The term “population” is commonly seen, however, many folks are unaware of whether it should be considered a singular term or a plural one. Because of this, this article will be centered around this topic, including some helpful examples for additional information purposes.
Is “Population” Singular Or Plural?
The term “population” is a singular collective noun, similar to a team, collection, or set. However, you can have one “population” (singular) of a specific town, or you can have two “populations” (plural) of people in different towns. Therefore, “population” can be both a singular and plural term.
Although a team or collection can have multiple members or pieces, it is still one singular team or collection. The same can be said for the term “population” when we are discussing the population of a single city.
It becomes a plural term when an “s” is added to the end of the word, and we are describing more than one team, more than one collection, or in this case, more than one city’s population.
“Population” As Singular
“Population” is used as a singular term, whenever we are meaning to discuss a single town, city, or village’s “population”. We should not use the singular version of the term “population” when we are collectively speaking about more than one town, city, or village.
We will now go over the following examples that will accurately highlight how we can correctly use the singular form of “population” in a sentence:
- The population of Canada’s capital city has been steadily growing over the last decade.
- It’s a sad fact, but the homeless population in Toronto is growing every year.
- Half of the population of my hometown is part of the Roman Catholic religion.
- The indigenous population was subjugated and exploited by foreign conquerors.
- The total population of Australia is just shy of 26 million people.
- India now has a total population of nearly 1.4 billion people.
- The bulk of the population is concentrated in urban cities, as opposed to living rurally.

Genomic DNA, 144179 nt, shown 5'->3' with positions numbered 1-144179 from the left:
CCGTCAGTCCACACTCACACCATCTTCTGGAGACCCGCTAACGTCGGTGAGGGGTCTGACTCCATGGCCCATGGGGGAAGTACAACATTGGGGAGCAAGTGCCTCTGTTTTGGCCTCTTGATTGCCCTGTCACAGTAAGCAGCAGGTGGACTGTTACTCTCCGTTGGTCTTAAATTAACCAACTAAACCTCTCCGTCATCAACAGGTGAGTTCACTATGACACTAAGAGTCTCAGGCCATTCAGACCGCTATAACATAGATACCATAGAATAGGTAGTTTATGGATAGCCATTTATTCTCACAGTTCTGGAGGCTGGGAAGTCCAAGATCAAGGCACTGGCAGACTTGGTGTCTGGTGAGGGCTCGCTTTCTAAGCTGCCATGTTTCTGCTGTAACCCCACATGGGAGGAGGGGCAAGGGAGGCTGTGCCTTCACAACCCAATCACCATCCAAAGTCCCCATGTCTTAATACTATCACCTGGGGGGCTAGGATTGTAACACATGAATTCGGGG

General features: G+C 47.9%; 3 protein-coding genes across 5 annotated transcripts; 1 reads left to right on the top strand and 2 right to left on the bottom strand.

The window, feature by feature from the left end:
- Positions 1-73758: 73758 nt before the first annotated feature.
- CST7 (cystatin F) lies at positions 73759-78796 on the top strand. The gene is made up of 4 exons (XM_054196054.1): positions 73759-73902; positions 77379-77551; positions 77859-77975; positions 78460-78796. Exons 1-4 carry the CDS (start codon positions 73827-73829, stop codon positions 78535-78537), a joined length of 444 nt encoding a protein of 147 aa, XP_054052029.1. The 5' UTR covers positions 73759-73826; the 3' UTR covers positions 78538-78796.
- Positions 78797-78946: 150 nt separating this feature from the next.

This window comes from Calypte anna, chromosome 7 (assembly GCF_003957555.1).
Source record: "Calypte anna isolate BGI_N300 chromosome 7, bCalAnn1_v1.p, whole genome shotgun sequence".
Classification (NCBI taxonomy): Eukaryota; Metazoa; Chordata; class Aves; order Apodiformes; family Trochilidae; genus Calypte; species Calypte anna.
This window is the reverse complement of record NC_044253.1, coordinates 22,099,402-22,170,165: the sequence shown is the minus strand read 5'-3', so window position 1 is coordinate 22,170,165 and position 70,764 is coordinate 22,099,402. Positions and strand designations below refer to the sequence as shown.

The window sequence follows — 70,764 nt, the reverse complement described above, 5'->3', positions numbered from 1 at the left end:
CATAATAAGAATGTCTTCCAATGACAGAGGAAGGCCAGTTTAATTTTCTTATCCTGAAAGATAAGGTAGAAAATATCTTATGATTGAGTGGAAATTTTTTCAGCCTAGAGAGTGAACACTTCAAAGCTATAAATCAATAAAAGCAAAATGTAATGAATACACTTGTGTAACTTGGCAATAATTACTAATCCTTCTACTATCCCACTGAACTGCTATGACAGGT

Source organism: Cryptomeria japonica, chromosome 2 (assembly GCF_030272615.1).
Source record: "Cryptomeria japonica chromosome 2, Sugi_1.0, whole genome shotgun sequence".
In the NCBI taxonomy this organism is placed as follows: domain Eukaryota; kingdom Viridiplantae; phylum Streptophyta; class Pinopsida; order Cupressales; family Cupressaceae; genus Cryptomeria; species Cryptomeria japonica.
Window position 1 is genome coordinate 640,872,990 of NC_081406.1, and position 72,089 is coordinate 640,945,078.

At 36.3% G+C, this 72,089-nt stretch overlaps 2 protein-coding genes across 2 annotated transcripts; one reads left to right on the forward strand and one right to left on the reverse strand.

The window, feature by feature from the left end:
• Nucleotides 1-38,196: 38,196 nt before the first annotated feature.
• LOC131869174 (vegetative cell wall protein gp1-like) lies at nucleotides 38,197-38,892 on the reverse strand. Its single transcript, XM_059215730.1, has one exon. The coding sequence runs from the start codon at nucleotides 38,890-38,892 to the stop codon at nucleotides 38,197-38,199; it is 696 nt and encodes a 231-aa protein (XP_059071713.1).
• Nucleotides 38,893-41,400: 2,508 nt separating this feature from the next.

“Population” As Plural
“Population” is used as a plural term, whenever we are meaning to discuss multiple towns, cities, or villages’ “populations”. The key difference that makes the term “population” correctly plural, is when we add the letter “s” to the end of the word.
We will now look over some examples that will showcase how to adequately and appropriately use the plural form “populations” in a sentence:
- Oil spills are disastrous for marine life populations across the globe.
- Many of the world’s major cities have populations exceeding 5 million.
- During the time of exploration and conquering, many of the world’s populations were enslaved or dispersed.
- Insect populations fluctuate heavily from year to year.
- They had not been exposed to deadly illnesses like the vast urban populations.
- The homeless populations in major cities are becoming a stark reminder of the housing crisis.
- Populations of endangered animals are being decimated annually by hunters, deforestation, etc.
Which Is Used The Most – “Population Is” Or “Population Are”?
When looking at the data that has been provided by Google Ngram Viewer, it’s clear to see that the phrase “population is” is used far more frequently than the phrase “population are”. This has been a consistent trend from the beginning of the 1990s, into the present day.
This will have an abundance to do with the fact that the phrase “population are” is not a properly constructed English phrase. We would instead write “populations are” if we wanted to ensure the correctness of this phrase.
When we are deciding on whether to use the term “is” or the term “are”, we should decide whether the noun preceding the term is singular or plural. If the noun is singular, we will use the term “is”. On the other hand, if the noun is plural, then we will use the term “are”. The same can be said for collective nouns, like the term “population”.
Most Of The “Population” Is Or Are?
As we are aware that the term “population” is a singular collective noun, we will follow the correct rules of English grammar, and we will use the term “is”. This is because “is” follows singular nouns, while the term “are” will follow plural nouns.
Therefore, if we are speaking in regards to the plural term “populations”, we will follow this with the term “are”, as opposed to “is”.
Martin holds a Master’s degree in Finance and International Business. He has six years of experience in professional communication with clients, executives, and colleagues. Furthermore, he has teaching experience from Aarhus University. Martin has been featured as an expert in communication and teaching on Forbes and Shopify. Read more about Martin here.